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???'s + Ryobi RY30060A vs Poulan Pro PP336


JRouer's Avatar
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10-12-05, 07:47 AM   #1  
JRouer
???'s + Ryobi RY30060A vs Poulan Pro PP336

We currently own an ECHO model with 25.4cc engine(not sure on the HP), but I'm looking to get a side kick for it so we can get more done in a day instead of having one person watch while the other does all the work. We use it to clear paths in our woods, with good sized weeds and brush, and even some small saplings. I'm looking at getting one of the 2 mentioned in the title of this post. They both look practically the same with only a few differences. From what I can see, the Poulan has a 31cc(not sure of the HP sometimes the bigger cc doesn't mean more power) high output chrome cylinder engine and the Ryobi has a 30cc(1HP) dual piston ring chrome cylinder engine. The clutches the Ryobi a centrifugual clutch, the Poulan Heavy Duty Automatic Clutch. The shaft length of the Poulan is 52", and I'm not sure of the Ryobi, but longer is better sine the ECHO is 57 and it's pretty good. Supposedly the Ryobi has an antivibration handle, the Poulan doesn't mention this but it looks the same on both. The Ryobi string attachment uses .095" and has an 18" path, the Poulan .080" with 17" (I've been told you could still use the .095 in it though so I'm not sure that's such a big deal). The Ryobi comes with an 8" 3 spoke brush blade and the Poulan an 8" 4 spoke, but neither would be able to be used for my purpose, I've been told you can get saw blade attachments for them instead which should do the trick, I'm assuming 8", but not sure if either could take bigger say a 9" or 10". Finally the appearance seems that the Poulan is a little heavier built, especially where the coupler is for the split shaft, but looks could be deceiving. I do know that the guard on the Ryobi has an open front and the Poulan as a small guard at the tip which may make it harder to use. But on the + side, the Poulan states that it can take attachments from all sorts of other manufacturers where as the Ryobi doesn't.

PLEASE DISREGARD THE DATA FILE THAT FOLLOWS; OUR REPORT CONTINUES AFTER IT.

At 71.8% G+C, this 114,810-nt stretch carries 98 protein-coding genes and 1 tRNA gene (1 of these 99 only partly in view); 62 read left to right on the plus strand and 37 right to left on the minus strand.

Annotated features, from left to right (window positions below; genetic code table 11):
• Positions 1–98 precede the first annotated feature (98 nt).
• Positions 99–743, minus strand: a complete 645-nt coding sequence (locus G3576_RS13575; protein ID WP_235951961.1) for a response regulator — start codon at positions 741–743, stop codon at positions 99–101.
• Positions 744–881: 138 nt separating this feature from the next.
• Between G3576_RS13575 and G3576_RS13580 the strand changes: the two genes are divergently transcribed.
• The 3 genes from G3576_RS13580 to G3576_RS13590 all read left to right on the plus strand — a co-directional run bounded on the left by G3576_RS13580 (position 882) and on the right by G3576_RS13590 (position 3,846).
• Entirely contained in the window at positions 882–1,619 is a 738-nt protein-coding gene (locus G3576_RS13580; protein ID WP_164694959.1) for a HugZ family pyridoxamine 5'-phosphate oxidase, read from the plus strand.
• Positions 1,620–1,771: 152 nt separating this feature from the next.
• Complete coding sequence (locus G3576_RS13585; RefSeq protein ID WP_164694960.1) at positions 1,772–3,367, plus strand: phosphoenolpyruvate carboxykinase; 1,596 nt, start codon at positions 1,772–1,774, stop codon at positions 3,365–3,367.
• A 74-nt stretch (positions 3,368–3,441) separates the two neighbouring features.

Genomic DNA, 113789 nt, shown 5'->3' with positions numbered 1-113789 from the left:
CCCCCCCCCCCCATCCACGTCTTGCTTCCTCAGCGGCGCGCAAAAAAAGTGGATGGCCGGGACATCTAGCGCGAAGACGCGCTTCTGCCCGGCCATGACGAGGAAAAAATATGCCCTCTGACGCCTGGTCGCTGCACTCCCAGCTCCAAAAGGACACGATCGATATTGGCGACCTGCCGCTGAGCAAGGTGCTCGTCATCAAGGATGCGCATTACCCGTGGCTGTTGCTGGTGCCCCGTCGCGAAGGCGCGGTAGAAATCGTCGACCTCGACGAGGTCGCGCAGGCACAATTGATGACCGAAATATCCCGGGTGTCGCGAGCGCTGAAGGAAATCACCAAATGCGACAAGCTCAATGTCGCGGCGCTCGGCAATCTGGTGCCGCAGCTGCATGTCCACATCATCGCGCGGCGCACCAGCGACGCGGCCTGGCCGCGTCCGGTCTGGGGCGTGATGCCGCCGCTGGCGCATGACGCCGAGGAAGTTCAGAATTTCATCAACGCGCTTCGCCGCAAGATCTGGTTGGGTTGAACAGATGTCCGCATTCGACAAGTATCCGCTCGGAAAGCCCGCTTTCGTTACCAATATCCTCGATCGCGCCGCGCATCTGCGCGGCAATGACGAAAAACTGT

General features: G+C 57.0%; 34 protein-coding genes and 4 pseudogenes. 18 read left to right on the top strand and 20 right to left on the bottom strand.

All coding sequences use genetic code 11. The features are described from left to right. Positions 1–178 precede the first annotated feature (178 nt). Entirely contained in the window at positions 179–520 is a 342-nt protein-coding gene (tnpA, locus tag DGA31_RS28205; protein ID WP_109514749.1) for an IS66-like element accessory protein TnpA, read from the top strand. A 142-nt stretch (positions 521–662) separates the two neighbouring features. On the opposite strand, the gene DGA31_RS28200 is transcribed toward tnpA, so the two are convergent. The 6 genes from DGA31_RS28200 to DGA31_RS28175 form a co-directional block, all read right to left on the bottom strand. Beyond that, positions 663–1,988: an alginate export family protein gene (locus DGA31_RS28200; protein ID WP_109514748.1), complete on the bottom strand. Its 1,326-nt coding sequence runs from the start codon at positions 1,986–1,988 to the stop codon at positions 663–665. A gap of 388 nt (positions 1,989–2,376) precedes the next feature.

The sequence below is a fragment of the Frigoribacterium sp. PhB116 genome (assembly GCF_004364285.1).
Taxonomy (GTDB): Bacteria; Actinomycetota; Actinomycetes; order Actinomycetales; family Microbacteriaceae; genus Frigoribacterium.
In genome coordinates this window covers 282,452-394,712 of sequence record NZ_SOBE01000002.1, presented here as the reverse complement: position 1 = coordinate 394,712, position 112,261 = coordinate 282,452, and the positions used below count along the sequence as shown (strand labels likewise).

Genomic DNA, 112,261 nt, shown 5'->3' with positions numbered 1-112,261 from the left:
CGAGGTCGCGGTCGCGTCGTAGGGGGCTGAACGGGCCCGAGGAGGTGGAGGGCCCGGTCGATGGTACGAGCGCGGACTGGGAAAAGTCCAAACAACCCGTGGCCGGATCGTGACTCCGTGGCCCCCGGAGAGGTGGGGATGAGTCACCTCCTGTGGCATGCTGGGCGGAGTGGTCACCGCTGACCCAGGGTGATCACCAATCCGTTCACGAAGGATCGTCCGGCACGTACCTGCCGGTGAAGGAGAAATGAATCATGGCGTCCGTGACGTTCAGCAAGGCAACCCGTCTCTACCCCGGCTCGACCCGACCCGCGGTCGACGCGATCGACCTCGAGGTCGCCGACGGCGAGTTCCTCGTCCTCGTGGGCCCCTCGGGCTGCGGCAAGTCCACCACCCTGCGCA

I'm looking for someone with some experience or insight as to which would have the more powerful/durable engine, heavier constuction, better features/ease of use.....simply the better buy. Thanks ahead of time for the responses, and sorry for the long read.

 
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10-12-05, 09:01 AM   #2  
deanw
sounds like you have done your homework. As long as you are using this purchase as a "sidekick" It would be hard pick between the two. Poulan Pro is manufactured by Electrolux (They also make Weedeater and American Yard Products). The Ryobi is the new line from TTI (Homelite). I have had calls on both of these models for little things like broken shafts, carb adjustment problems, but only on a few occasions and nothing wide spread. As you stated, these are both equipped for brush cutting, but I would tend to lean more towards a one peice shaft when using any type of blade on a geared head. Most of the failures are due to the coupler/cable failing. Another thing to consider is the crankshaft. both of these models have a half crank and an inboard starter. This means the starter is located forward of the engine and the crank is only supported by one bearing. If you are looking for something to last a little longer, I would try to find a unit with a full crank and an outboard starter. This means the starter is located at the rear and the crankshaft is supported by a bearing in the front as well as a bearing in the rear. Like I said though, if it is just for a "sidekick", I woud probably go with the Poulan Pro due to the company being a little more lenient on the warranty repairs. As far as which one is better, I would say these two are about equal.


Last edited by deanw; 10-12-05 at 09:14 AM.
 
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10-12-05, 02:13 PM   #3  
JRouer